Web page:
The pieces are aligned and pressure is added to aid in adhesion and rid the bond of air bubbles. Common ways of applying an adhesive include brushes, rollers, using films or pellets, spray guns and applicator guns e. All of these can be used manually or automated as part of a machine. For an adhesive to be effective it must have three main properties. It must be able to wet the substrate.
Adhesion, the attachment between adhesive and substrate may occur either by mechanical means, in which the adhesive works its way into small pores of the substrate, or by one of several chemical mechanisms. The strength of adhesion depends on many factors, including the means by which it occurs. In some cases, an actual chemical bond occurs between adhesive and substrate.
In others, electrostatic forces, as in static electricity, hold the substances together. A third mechanism involves the van der Waals forces that develop between molecules. A fourth means involves the moisture-aided diffusion of the glue into the substrate, followed by hardening. The quality of adhesive bonding depends strongly on the ability of the adhesive to efficiently cover wet the substrate area. This happens when the surface energy of the substrate is greater than the surface energy of the adhesive.
However, high strength adhesives have high surface energy. Thus, their application is problematic for low energy materials such as polymers. To solve this problem, surface treatment can be used to increase the surface energy as a preparation step before adhesive bonding. Importantly, surface preparation provides a reproducible surface allowing consistent bonding results. The commonly used surface activation techniques include plasma activation , flame treatment and wet chemistry priming.
There are several factors that could contribute to the failure of two adhered surfaces. Sunlight and heat may weaken the adhesive. Solvents can deteriorate or dissolve adhesive. Physical stresses may also cause the separation of surfaces. When subjected to loading, debonding may occur at different locations in the adhesive joint.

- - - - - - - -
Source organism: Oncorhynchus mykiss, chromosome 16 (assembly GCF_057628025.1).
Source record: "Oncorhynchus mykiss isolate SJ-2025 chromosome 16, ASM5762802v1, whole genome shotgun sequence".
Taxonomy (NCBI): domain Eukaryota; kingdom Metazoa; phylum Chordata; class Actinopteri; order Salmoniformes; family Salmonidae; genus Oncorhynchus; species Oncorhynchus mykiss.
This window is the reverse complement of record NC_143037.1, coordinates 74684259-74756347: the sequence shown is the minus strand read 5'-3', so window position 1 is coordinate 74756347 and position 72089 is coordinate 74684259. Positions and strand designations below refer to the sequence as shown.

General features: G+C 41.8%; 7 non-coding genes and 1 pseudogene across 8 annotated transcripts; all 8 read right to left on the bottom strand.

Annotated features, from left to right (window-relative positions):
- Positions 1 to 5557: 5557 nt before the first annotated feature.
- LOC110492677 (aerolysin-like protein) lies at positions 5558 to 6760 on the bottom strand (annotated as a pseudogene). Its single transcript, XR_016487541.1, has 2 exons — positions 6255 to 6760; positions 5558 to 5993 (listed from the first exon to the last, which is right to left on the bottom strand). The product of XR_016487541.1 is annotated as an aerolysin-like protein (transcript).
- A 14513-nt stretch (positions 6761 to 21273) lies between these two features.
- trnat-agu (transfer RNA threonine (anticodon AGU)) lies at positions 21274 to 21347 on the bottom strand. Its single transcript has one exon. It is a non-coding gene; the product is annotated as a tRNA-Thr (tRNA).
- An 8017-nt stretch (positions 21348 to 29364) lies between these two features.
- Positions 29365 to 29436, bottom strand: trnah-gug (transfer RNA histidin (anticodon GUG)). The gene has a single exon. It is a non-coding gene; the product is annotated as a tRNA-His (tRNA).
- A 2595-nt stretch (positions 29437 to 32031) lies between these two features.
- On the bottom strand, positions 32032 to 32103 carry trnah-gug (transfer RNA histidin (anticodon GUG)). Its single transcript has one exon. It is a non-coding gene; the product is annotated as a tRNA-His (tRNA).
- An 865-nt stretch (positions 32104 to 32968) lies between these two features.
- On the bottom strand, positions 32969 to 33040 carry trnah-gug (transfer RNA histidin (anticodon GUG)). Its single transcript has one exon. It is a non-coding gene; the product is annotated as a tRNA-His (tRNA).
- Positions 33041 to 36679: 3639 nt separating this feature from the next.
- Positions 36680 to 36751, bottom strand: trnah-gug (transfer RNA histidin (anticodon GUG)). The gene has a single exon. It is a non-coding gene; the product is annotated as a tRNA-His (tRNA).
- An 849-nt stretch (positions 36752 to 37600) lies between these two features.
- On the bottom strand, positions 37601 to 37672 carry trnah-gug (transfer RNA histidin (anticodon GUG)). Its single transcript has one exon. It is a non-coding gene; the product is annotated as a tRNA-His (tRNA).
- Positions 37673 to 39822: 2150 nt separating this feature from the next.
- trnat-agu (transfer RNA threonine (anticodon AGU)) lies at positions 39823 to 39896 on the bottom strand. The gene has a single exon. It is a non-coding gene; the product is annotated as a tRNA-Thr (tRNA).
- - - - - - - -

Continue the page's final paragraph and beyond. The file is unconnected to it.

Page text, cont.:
The major fracture types are the following:. Cohesive fracture is obtained if a crack propagates in the bulk polymer which constitutes the adhesive. In this case the surfaces of both adherends after debonding will be covered by fractured adhesive.
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The crack may propagate in the center of the layer or near an interface. For this last case, the cohesive fracture can be said to be "cohesive near the interface". Adhesive fracture sometimes referred to as interfacial fracture is when debonding occurs between the adhesive and the adherend. In most cases, the occurrence of adhesive fracture for a given adhesive goes along with smaller fracture toughness.
As a general design rule, the material properties of the object need to be greater than the forces anticipated during its use. The engineering work will consist of having a good model to evaluate the function. For most adhesive joints, this can be achieved using fracture mechanics. Concepts such as the stress concentration factor and the strain energy release rate can be used to predict failure.
In such models, the behavior of the adhesive layer itself is neglected and only the adherents are considered. As the loads are usually fixed, an acceptable design will result from combination of a material selection procedure and geometry modifications, if possible.
In adhesively bonded structures, the global geometry and loads are fixed by structural considerations and the design procedure focuses on the material properties of the adhesive and on local changes on the geometry. Some glues and adhesives have a limited shelf life. Exposure to heat, oxygen, water vapor, freezing, etc.
From Wikipedia, the free encyclopedia. For other uses, see Glue disambiguation. For the band, see Adhesive band. Casein glue preparation. This section does not cite any sources. Please help improve this section by adding citations to reliable sources. Unsourced material may be challenged and removed. August Learn how and when to remove this template message.
See also: List of glues. Main article: Pressure-sensitive adhesive. Main article: Hot-melt adhesive. Main article: Adhesion. Retrieved 9 April London: Chapman and Hall. Journal of Archaeological Science.
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Scientific Reports. Bibcode : NatSR Bibcode : PNAS.. Current Anthropology. Amsterdam: Elsevier. Pizzi Handbook of Adhesive Technology 2nd ed.